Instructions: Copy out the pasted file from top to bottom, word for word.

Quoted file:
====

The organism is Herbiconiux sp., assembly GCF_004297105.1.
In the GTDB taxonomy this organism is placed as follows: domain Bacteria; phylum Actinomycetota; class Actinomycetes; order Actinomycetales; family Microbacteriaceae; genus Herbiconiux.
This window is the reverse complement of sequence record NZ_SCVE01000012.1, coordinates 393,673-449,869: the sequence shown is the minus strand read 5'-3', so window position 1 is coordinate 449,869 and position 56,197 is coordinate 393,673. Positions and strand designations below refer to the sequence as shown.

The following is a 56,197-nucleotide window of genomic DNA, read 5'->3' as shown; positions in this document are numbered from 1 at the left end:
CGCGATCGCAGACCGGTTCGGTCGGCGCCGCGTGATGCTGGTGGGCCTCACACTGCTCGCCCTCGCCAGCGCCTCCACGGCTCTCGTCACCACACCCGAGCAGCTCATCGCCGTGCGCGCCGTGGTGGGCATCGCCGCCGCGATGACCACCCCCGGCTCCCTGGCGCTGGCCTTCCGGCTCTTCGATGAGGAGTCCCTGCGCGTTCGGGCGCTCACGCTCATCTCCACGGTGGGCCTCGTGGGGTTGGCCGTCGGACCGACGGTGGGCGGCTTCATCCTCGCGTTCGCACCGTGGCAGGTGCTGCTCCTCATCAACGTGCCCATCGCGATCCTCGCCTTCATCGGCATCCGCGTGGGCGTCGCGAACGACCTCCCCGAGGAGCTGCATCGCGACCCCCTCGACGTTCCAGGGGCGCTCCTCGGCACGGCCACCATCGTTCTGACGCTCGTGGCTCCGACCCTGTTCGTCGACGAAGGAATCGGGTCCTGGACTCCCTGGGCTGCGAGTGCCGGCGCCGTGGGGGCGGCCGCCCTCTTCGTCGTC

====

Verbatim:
The organism is Herbiconiux sp., assembly GCF_004297105.1.
In the GTDB taxonomy this organism is placed as follows: domain Bacteria; phylum Actinomycetota; class Actinomycetes; order Actinomycetales; family Microbacteriaceae; genus Herbiconiux.
This window is the reverse complement of sequence record NZ_SCVE01000012.1, coordinates 393,673-449,869: the sequence shown is the minus strand read 5'-3', so window position 1 is coordinate 449,869 and position 56,197 is coordinate 393,673. Positions and strand designations below refer to the sequence as shown.

The following is a 56,197-nucleotide window of genomic DNA, read 5'->3' as shown; positions in this document are numbered from 1 at the left end:
CGCGATCGCAGACCGGTTCGGTCGGCGCCGCGTGATGCTGGTGGGCCTCACACTGCTCGCCCTCGCCAGCGCCTCCACGGCTCTCGTCACCACACCCGAGCAGCTCATCGCCGTGCGCGCCGTGGTGGGCATCGCCGCCGCGATGACCACCCCCGGCTCCCTGGCGCTGGCCTTCCGGCTCTTCGATGAGGAGTCCCTGCGCGTTCGGGCGCTCACGCTCATCTCCACGGTGGGCCTCGTGGGGTTGGCCGTCGGACCGACGGTGGGCGGCTTCATCCTCGCGTTCGCACCGTGGCAGGTGCTGCTCCTCATCAACGTGCCCATCGCGATCCTCGCCTTCATCGGCATCCGCGTGGGCGTCGCGAACGACCTCCCCGAGGAGCTGCATCGCGACCCCCTCGACGTTCCAGGGGCGCTCCTCGGCACGGCCACCATCGTTCTGACGCTCGTGGCTCCGACCCTGTTCGTCGACGAAGGAATCGGGTCCTGGACTCCCTGGGCTGCGAGTGCCGGCGCCGTGGGGGCGGCCGCCCTCTTCGTCGTC